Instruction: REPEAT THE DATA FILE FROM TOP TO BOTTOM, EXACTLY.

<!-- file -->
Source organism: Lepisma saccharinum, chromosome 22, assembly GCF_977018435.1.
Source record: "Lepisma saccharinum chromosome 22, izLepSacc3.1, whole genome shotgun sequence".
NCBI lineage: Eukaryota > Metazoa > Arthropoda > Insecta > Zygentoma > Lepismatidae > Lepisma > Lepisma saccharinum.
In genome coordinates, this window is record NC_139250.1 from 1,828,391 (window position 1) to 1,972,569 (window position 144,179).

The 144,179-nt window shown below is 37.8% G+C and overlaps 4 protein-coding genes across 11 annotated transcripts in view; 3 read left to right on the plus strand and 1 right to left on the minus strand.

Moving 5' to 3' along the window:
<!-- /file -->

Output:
Source organism: Lepisma saccharinum, chromosome 22, assembly GCF_977018435.1.
Source record: "Lepisma saccharinum chromosome 22, izLepSacc3.1, whole genome shotgun sequence".
NCBI lineage: Eukaryota > Metazoa > Arthropoda > Insecta > Zygentoma > Lepismatidae > Lepisma > Lepisma saccharinum.
In genome coordinates, this window is record NC_139250.1 from 1,828,391 (window position 1) to 1,972,569 (window position 144,179).

The 144,179-nt window shown below is 37.8% G+C and overlaps 4 protein-coding genes across 11 annotated transcripts in view; 3 read left to right on the plus strand and 1 right to left on the minus strand.

Moving 5' to 3' along the window: